A Clinical Guide to the Body in Chinese Medicine -eBook


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By Mary Garvey
Digital Goods, Ebooks
ISBN 9780912111XXX
275 pages

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A Clinical Guide to the Body in Chinese Medicine is a thorough investigation of Chinese medicine’s view of the human body and its interactions, as well as how the Chinese view is, and is not, transmitted through the English-language literature. The text concentrates on how this impacts clinical practice. As the first paragraph of the Preface states:

Chinese medicine is changing rapidly in response to scientific advances and technologies,and the biomedicalisation of its traditional practices is a global trend. It seems that Westerners are embracing this trend for many reasons, not the least of which is a lack of access to traditional sources. Access to primary Chinese sources is problematic for non-Chinese speakers, and Chinese medicine textbooks in English tend to de-emphasise the historical and cultural contexts of traditional concepts to ‘scientise’ their content.

This is supported by an Introduction describing the challenges faced by Chinese medicine in both China and western societies, how its practices can survive only as empirically-applied remedies outside the conceptual-historical foundations. It notes how westernized notions of Chinese medicine have been forwarded by the lack of translated literature and loose translations of Chinese ideas.

The first chapter, History and Practice, describes how to investigate Chinese medicine’s constructions of the living body. It discusses both science and its integration with Chinese medicine in light of the germane Chinese texts. Beginning with the Yellow Emperor’s Inner Canon (黄帝内经 Huangdi Neijing, c. 100 BCE), the Canon of Difficult Issues (难经 Nanjing c.100 CE) and the Treatise on Cold Damage and Miscellaneous Disorders (伤寒杂病论 Shanghan Zabing Lun c. 200 CE), all subsequent important medical works have embraced the principles contained in these texts.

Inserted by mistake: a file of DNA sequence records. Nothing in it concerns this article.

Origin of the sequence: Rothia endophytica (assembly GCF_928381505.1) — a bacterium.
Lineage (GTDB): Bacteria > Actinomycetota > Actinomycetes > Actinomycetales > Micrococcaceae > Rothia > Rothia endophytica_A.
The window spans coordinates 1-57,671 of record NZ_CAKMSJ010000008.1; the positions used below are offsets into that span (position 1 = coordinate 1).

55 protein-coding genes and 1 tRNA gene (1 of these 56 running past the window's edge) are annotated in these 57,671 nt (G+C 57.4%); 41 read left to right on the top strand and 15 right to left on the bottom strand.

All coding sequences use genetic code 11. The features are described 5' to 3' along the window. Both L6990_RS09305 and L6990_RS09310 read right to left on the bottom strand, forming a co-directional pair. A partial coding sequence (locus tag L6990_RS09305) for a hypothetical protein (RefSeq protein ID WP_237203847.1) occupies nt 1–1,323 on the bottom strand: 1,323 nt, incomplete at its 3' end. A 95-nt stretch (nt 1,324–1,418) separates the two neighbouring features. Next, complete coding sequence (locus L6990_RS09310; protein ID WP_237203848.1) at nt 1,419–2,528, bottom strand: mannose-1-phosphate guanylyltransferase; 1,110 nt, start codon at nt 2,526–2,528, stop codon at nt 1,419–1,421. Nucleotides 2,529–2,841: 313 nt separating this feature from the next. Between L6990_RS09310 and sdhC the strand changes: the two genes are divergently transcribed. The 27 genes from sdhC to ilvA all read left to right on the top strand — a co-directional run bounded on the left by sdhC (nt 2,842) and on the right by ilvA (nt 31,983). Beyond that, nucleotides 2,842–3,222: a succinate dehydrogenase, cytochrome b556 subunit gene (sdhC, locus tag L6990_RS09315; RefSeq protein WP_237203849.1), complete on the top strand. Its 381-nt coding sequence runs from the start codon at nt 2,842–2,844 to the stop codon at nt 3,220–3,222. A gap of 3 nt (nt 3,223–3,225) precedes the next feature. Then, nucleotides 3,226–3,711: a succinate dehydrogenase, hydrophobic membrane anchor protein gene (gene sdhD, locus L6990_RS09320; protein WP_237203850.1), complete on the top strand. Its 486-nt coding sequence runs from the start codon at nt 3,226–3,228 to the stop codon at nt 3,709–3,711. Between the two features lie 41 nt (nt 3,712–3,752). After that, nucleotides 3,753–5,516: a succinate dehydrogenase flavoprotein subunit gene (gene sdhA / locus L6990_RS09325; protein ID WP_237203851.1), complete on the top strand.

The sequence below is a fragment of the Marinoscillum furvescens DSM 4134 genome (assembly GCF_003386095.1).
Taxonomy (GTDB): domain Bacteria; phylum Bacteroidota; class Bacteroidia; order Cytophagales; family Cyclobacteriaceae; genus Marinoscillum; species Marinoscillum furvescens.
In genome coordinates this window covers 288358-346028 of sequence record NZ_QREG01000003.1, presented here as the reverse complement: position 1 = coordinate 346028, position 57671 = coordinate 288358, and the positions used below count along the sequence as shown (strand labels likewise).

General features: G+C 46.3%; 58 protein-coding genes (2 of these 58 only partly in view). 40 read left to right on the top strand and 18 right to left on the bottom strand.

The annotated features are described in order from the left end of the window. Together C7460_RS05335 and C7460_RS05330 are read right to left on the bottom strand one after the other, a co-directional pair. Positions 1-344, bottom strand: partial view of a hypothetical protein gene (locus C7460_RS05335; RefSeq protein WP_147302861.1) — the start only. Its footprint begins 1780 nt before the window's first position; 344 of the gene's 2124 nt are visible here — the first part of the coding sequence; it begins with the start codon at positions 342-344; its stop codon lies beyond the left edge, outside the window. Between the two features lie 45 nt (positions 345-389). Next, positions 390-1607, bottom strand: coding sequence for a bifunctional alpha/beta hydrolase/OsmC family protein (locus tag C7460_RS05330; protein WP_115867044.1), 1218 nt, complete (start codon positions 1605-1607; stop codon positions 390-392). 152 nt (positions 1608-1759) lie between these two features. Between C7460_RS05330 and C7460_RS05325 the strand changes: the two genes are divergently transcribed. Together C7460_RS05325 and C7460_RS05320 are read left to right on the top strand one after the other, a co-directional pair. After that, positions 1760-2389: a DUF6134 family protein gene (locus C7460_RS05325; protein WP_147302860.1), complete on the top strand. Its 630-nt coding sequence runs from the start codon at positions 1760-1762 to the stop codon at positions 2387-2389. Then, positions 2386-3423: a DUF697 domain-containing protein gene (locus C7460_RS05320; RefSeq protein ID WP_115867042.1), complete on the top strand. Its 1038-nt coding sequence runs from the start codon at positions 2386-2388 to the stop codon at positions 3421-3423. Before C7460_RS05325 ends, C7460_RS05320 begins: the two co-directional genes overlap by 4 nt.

Chapter Two: Tradition, describes early Chinese assumptions about reality and being, their methods of investigating and knowing, as well as the ramifications for Chinese medical theorising. Chapter Two further examines the assumptions and methods that underpin the tradition, its perspectives of the medical body, and the concepts that feature in Chinese medicine’s premodern discourses. Chapters Three to Seven examine topics with particular conceptual difficulties such that readers gain an appreciation of the Chinese notion of the concepts and their value in practice.

Chapter Three: Body, investigates the human body as a microcosmic portion of the cosmos functioning in accord with ‘Heavenly’ (more refined) qi intermingled with ‘earthly’ (more substantial) qi to produce life. As a microcosm of the heaven–earth world, the medical body combined thought, social ideals, physical data, and sensual self-awareness. As a microcosm of the state, the medical body was organized according to Chinese social ideals. Thus, as well as documenting some of the structural properties of the body’s internal visceral systems, classical medical discourses articulated their functional duties and relationships of governance.

Chapter Four: Coursing and Discharge, investigates Visceral Manifestation Theory both as a Twentieth Century creation of modern TCM and as its roots in the conceptual and philosophical discourses of the early Chinese medical texts. It contrasts the biomedical features attributed to the TCM liver with the notions of orderly reaching, dredge and discharge that describe the classical Chinese understanding, including their clinical application.